HONOLULU — A push alert that warned of an incoming ballistic missile to Hawaii and sent residents into a full-blown panic Saturday was a mistake, state emergency officials said.
The emergency alert, which was sent to cellphones, said in all caps, “Ballistic missile threat inbound to Hawaii. Seek immediate shelter. This is not a drill.”
Hawaii Emergency Management Agency spokesman Richard Repoza said it was a false alarm and the agency is trying to determine what happened.
The alert caused a tizzy on the island and across social media.
HAWAII – THIS IS A FALSE ALARM. THERE IS NO INCOMING MISSILE TO HAWAII. I HAVE CONFIRMED WITH OFFICIALS THERE IS NO INCOMING MISSILE. pic.twitter.com/DxfTXIDOQs
— Tulsi Gabbard (@TulsiGabbard) January 13, 2018
Jamie Malapit, owner of a Honolulu hair salon, texted his clients that he was canceling their appointments and was closing his shop for the day. He said he was still in bed when the phone started going off “like crazy.” He thought it was a tsunami warning at first.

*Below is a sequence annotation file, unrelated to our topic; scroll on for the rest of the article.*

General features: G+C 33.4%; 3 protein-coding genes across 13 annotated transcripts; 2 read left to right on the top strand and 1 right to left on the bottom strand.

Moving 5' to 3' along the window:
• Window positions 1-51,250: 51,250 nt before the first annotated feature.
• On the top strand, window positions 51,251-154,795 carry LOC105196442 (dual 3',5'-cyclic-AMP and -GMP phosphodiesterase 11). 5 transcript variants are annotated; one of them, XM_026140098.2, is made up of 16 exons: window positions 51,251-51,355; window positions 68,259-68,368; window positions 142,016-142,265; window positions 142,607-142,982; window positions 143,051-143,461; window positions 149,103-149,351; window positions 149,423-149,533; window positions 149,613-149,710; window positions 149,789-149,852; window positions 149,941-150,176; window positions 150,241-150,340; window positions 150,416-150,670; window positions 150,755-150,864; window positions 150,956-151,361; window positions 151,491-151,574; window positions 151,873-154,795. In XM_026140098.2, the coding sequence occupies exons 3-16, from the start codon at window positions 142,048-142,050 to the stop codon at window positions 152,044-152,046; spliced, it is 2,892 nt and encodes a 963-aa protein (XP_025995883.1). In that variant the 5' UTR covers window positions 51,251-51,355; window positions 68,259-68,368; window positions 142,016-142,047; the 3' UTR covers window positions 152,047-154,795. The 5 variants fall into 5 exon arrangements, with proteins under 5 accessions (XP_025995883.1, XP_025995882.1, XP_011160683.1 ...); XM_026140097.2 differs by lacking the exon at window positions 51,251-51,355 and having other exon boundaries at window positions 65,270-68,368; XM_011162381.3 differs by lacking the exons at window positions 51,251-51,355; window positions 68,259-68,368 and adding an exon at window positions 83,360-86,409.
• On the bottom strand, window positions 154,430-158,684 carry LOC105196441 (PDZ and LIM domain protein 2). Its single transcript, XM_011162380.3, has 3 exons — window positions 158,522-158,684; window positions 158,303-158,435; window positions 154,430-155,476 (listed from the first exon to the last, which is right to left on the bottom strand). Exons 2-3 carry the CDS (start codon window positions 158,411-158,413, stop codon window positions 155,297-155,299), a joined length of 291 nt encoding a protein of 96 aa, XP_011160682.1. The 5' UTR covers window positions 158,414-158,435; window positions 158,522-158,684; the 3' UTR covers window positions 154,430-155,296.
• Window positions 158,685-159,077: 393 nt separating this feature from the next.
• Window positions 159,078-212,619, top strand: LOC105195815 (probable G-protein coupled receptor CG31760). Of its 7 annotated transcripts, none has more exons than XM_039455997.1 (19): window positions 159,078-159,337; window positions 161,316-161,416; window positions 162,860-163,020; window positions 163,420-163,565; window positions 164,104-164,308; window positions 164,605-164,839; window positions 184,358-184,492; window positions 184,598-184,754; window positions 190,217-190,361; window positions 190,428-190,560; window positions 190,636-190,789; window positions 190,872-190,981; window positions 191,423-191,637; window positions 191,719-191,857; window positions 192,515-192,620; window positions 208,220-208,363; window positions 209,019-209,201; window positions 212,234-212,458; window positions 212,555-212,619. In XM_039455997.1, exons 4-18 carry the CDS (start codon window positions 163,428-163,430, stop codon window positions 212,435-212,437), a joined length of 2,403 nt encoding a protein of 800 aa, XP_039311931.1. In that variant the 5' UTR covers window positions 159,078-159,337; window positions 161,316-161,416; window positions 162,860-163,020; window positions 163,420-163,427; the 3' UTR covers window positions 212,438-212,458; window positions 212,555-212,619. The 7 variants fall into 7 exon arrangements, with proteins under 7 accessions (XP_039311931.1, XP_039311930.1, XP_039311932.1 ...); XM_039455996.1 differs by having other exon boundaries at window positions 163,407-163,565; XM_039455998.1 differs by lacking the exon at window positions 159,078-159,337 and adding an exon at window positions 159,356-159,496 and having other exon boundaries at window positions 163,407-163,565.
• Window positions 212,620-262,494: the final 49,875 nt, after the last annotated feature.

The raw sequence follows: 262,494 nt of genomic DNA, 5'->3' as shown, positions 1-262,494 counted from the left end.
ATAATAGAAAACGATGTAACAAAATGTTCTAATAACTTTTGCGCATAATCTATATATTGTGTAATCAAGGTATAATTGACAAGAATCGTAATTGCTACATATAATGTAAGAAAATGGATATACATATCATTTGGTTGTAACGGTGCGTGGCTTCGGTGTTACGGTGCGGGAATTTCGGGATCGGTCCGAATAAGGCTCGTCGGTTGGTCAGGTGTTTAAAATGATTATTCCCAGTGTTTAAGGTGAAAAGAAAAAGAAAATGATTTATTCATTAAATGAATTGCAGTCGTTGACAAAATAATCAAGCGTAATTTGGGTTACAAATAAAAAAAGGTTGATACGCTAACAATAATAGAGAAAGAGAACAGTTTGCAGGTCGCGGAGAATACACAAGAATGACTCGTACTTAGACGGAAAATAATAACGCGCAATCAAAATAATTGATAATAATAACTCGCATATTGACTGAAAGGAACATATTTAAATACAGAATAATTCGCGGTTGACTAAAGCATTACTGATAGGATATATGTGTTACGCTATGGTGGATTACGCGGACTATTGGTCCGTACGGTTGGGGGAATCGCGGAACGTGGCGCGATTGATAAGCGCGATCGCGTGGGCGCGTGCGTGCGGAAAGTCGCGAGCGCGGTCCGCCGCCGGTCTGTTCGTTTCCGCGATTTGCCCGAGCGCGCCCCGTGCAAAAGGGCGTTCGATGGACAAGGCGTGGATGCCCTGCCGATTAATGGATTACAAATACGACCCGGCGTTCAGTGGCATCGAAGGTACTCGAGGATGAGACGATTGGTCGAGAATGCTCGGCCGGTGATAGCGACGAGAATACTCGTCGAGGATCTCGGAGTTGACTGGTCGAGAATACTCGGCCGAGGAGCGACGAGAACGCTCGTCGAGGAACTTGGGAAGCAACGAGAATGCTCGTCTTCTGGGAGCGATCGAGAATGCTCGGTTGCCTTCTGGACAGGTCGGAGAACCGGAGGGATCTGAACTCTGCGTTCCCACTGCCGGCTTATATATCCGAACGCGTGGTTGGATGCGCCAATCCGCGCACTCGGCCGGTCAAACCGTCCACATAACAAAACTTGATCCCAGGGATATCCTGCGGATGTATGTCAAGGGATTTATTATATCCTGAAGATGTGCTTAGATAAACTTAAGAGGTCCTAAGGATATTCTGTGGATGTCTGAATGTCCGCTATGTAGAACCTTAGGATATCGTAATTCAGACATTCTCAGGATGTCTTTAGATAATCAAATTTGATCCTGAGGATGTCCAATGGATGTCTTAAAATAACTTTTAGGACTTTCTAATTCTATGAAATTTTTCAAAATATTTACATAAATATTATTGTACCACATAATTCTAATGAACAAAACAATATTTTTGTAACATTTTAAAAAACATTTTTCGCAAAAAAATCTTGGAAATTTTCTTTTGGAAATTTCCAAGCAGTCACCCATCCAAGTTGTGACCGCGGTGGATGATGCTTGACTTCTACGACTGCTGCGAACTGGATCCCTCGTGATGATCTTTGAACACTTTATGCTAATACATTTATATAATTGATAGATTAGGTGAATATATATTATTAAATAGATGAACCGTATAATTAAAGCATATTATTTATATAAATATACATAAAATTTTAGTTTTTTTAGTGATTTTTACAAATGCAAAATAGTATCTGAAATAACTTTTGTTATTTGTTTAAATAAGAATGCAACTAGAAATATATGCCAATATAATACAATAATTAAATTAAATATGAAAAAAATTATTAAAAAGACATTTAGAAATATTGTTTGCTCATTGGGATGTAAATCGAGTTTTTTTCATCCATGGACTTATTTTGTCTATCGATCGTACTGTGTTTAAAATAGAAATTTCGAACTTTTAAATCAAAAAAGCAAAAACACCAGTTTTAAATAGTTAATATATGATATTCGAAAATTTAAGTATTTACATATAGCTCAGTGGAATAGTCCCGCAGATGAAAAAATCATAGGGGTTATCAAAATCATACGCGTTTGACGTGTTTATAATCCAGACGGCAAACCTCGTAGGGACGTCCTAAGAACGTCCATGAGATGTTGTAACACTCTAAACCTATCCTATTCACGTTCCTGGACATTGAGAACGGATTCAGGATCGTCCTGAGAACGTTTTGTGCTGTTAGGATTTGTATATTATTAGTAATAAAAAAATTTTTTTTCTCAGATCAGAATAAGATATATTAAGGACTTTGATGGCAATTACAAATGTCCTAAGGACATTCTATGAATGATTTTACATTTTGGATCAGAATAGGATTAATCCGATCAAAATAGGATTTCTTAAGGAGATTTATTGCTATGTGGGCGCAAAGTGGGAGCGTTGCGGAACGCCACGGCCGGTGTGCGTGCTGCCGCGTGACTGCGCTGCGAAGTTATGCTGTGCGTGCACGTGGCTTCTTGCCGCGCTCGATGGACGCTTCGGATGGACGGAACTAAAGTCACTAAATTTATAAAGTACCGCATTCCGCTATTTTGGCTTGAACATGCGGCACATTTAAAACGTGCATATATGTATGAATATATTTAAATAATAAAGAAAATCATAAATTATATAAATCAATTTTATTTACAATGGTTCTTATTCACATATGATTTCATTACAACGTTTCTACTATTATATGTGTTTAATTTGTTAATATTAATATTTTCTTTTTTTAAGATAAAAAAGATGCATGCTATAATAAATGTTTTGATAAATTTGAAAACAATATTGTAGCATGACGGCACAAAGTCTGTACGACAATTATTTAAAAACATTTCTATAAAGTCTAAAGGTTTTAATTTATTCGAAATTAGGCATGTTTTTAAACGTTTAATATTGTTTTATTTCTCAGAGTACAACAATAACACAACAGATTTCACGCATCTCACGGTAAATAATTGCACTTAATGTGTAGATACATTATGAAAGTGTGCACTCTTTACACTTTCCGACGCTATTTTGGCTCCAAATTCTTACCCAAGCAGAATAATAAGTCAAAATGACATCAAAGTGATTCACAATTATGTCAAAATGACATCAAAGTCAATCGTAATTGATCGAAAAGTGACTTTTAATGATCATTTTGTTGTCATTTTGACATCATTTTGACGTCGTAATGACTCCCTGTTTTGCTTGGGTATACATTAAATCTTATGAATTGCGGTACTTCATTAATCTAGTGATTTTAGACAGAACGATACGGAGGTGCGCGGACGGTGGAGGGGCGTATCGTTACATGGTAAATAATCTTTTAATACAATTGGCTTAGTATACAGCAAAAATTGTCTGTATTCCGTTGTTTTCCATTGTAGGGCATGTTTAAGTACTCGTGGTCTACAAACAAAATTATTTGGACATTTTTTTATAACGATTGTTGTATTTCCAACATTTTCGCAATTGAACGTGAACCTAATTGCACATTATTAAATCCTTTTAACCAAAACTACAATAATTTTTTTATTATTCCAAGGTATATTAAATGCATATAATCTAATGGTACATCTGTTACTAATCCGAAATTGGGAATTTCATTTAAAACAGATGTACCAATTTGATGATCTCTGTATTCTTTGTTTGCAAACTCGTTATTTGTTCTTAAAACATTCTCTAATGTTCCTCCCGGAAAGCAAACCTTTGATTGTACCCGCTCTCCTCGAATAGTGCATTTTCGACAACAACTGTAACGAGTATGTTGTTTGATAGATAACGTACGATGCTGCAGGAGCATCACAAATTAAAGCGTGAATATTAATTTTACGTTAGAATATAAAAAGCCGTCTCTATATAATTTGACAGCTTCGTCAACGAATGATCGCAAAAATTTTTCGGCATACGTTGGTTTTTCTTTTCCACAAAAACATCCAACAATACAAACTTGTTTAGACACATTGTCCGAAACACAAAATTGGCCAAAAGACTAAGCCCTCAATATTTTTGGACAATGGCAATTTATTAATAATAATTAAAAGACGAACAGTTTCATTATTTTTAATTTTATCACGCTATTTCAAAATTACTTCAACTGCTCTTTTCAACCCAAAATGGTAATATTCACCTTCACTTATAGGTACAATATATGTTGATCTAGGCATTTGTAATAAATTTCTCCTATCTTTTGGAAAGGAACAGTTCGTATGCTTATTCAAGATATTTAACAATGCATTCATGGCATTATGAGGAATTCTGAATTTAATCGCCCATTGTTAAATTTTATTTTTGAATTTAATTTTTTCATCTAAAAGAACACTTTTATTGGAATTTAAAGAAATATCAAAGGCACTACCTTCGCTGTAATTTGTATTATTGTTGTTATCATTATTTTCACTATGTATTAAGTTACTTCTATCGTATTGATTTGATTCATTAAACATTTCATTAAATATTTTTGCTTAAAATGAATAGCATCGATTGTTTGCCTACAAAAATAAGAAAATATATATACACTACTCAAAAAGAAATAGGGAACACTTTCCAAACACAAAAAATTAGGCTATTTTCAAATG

“I woke up and saw missile warning and thought no way. I thought, ‘No, this is not happening today,'” Malapit said.
He was still “a little freaked out” and feeling paranoid even after hearing it was a false alarm.
“I went from panic to semi panic and ‘are we sure?'” he said.
US military spokesman David Benham said the US Pacific Command “has detected no ballistic missile threat to Hawaii. Earlier message was sent in error,” adding that the US state would “send out a correction message as soon as possible.”
The warning came across the Emergency Alert System, which authorities nationwide use to deliver vital emergency information to the public.
It caused panic across the US island chain, following months of soaring tensions between Washington and Pyongyang over North Korea’s nuclear weapon and ballistic missile program.
The North has been working towards developing a missile that can deliver an atomic warhead to US territory, heightening fears of potential attack.